Once, afterwards, Tiny, the lady who had always come to help Mommy clean the house, had put Cyncy in for her bath. Kneeling next to the tub and washing Cyncy’s hair, she had suddenly begun to cry.

"Po’ lil’ muthaless ‘chile", she had murmered, "Po’ ‘lil muthaless 'chile...ain’t nobody never even found yo Mamma, baby."

Cyncy had felt strangely disquieted. I do too have a mother, she thought. She’s just not back yet.

When Mother’s Day came at school, each of the children were given a red rose to take home. The teacher gave Cyncy a red one but after a moment she came back and took it away from her, replacing it with a All the other children had looked at Cyncy strangely, and she was left with a funny feeling in the pit of her stomach that she didn’t like very much.

White roses would leave her feeling vaguely uncomfortable for the rest of her life.

The hardest part about Mommy being gone for such a long time was that there was nobody to hug Cyncy and her little brother. Daddy was always saying things like "I do NOT believe in a public display of affection" whenever she had tried to hug him, so she was beginning to feel pretty lonely.

Little Prentice was lonely too. For some reason Cyncy’s grandparents and her Daddy had become upset with each other, so they never came to visit anymore, and the housekeeper Daddy hired didn’t seem to like children very much at all.

When Easter rolled around, the housekeeper said she and her brother could color eggs all right, but they would have to use old coffee grounds to color them, because it was a waste of money to buy egg coloring. Cyncy and her brother remembered the rainbow of colored eggs Mommy had made with them the Easter before she went away.

This year they colored all the eggs brown.

One day Cyncy had walked past Prentices’ bedroom door and seen a tiny lump sitting quietly in the middle of his bed. He had pulled a sheet over his head to muffle any sound and his tiny shoulders shook with silent sobs. Cyncy had run to find her father, but by the time he came Prentice had come out from beneath the sheet and dried his eyes. Outside of an occasional hiccup, he never made a sound. Her father had looked stricken.

Cyncy never cried. There was no need. Mommy would be coming back. She was just taking a very long time to be found.

Once Daddy took them to see a movie about a family whose Mom was on an airplane that crashed in the ocean. In the movie they found the Mom safe and sound on a tropical island, and she came home and everybody lived happily ever after. Daddy had gotten out his handkerchief and wiped his eyes and told the two of them to stay right there, because he had to go get a drink of water.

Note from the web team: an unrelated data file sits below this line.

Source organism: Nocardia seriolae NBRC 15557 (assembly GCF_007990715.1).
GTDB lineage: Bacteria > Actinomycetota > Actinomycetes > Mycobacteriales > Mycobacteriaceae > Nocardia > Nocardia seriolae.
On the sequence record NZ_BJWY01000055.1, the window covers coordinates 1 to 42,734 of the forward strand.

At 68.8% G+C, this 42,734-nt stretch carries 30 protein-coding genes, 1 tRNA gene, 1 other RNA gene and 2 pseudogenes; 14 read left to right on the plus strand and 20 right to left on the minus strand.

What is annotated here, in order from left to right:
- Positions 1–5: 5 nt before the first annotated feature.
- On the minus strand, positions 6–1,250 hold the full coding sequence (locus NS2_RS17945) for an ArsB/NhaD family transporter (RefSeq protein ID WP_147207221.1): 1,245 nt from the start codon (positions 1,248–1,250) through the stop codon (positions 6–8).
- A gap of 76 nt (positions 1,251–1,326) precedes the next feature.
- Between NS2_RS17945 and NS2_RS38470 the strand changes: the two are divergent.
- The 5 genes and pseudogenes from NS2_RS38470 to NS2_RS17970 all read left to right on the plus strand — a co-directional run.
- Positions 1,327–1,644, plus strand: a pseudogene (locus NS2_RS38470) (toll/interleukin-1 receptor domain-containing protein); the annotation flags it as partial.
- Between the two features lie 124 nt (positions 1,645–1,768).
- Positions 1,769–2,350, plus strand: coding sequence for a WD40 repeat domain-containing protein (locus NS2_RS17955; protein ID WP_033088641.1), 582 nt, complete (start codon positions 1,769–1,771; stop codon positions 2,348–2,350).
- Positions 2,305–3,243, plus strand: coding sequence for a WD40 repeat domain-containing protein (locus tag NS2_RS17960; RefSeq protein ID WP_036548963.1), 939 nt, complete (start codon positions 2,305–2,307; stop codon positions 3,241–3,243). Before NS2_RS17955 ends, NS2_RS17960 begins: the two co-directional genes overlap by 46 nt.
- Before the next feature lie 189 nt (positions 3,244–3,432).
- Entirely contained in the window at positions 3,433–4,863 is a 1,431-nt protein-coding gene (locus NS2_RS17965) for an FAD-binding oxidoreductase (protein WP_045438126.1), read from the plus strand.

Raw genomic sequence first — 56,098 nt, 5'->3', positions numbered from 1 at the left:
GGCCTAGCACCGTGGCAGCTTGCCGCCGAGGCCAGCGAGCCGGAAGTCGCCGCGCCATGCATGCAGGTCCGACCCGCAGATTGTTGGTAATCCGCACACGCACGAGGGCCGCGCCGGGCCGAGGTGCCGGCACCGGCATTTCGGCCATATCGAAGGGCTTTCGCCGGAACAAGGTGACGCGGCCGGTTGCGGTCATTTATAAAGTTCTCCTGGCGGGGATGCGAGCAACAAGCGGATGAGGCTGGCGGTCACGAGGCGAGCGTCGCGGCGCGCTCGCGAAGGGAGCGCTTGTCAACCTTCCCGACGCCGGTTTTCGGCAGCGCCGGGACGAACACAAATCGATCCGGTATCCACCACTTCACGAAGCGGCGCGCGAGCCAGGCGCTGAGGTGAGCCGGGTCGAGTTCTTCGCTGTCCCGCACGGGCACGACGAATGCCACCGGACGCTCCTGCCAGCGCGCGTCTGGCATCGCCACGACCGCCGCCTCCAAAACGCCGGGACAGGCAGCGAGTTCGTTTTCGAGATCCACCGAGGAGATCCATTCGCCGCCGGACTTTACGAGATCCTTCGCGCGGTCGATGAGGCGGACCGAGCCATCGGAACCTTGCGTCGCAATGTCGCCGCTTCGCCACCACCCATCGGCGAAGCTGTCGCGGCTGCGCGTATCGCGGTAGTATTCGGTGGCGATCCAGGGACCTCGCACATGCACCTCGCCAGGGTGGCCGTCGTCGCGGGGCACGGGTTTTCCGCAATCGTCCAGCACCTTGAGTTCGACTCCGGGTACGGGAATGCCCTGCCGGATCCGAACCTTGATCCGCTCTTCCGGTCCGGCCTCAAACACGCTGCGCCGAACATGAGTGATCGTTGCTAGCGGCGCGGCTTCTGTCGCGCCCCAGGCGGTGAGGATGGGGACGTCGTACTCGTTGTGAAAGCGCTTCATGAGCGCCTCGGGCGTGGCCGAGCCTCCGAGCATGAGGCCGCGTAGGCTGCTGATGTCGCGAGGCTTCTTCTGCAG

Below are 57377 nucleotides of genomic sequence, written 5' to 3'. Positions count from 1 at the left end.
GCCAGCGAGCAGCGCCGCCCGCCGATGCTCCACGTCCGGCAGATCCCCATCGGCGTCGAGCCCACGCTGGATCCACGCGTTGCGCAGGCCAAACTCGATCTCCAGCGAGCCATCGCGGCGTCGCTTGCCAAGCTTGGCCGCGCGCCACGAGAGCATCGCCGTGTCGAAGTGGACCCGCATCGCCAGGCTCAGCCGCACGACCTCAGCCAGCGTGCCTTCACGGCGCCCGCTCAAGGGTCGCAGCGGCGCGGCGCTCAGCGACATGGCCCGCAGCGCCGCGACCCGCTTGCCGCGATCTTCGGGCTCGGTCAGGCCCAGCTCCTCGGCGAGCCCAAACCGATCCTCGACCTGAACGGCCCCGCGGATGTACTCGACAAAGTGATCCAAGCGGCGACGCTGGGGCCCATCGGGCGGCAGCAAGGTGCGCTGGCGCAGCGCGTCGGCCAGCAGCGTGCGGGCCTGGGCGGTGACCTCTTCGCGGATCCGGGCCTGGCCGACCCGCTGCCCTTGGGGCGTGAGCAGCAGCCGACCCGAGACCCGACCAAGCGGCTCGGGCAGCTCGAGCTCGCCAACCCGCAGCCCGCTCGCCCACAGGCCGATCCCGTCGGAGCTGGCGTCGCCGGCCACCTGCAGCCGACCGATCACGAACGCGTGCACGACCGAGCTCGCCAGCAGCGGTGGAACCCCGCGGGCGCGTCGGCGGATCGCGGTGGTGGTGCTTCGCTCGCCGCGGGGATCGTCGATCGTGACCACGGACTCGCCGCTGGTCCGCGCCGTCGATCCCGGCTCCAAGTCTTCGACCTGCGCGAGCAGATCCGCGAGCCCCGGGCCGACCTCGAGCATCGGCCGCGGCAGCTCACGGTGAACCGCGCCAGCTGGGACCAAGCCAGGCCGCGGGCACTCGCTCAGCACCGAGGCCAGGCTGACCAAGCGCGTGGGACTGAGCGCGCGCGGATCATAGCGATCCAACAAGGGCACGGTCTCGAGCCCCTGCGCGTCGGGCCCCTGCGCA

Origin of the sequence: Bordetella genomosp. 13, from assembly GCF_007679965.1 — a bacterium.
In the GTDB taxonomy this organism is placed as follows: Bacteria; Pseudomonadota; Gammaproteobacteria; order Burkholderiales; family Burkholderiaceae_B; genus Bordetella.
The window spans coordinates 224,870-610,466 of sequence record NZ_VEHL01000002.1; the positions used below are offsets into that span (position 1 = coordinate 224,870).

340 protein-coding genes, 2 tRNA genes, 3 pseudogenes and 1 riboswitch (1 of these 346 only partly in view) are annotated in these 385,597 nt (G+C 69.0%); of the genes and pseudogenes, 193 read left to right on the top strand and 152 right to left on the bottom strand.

They didn’t go to movies much after that.

Daddy eventually remarried, but their new stepmother, almost as soon as she married Daddy, promptly decided she didn't like either of the children, so little Prentice had to be sent away to school.

A big old wingback chair sat in Cyncy’s room. It had once belonged to her great grandmother. Cyncy found that if she sat sideways in the chair, nestled against the friendly cushions, a stuffed toy clasped in her arms, it almost felt like somebody was hugging her. And so every day, when she came home from school, she would quietly close the door, sit in the hugging chair and read a book. The books became her friends, the hugging chair became her family.

"She never cries," she heard her stepmother mutter to herself once, right after grabbing Cyncy by her hair and throwing her against a wall, during one of those terrifying explosions that Cyncy learned, only years later, had always been fueled by alcohol.

"She never cries."

Her Mommy never came back, of course.

After a while, Cyncy grew up and had children of her own. Before she knew it, she even had grandchildren. But wherever she went, wherever she moved, for the rest of her life, Cyncy always took the hugging chair with her.

One day, Cyncy looked in the mail and found that a friend, who lived a long ways away, had sent her a story to read. Cyncy loved stories, so she gathered her mail and sat down in the hugging chair to read this new tale.

Across the room, a television documentary solemnly recounted the tale of a storybook princess, whose two young sons had been awakened one shining August morning, with the news that their beautiful and vibrant mother was never coming home again. For probably the hundredth time since that special had run, Cyncy sighed and shook her head. She wondered if anyone who truly understood had been on hand to hug and comfort those boys, during the onset of that terrible hollow silence, which would now echo through their years.

Cyncy picked up the remote control and lowered the volume on the television. Flicking on the reading lamp next to her, she slipped the story from it's envelope.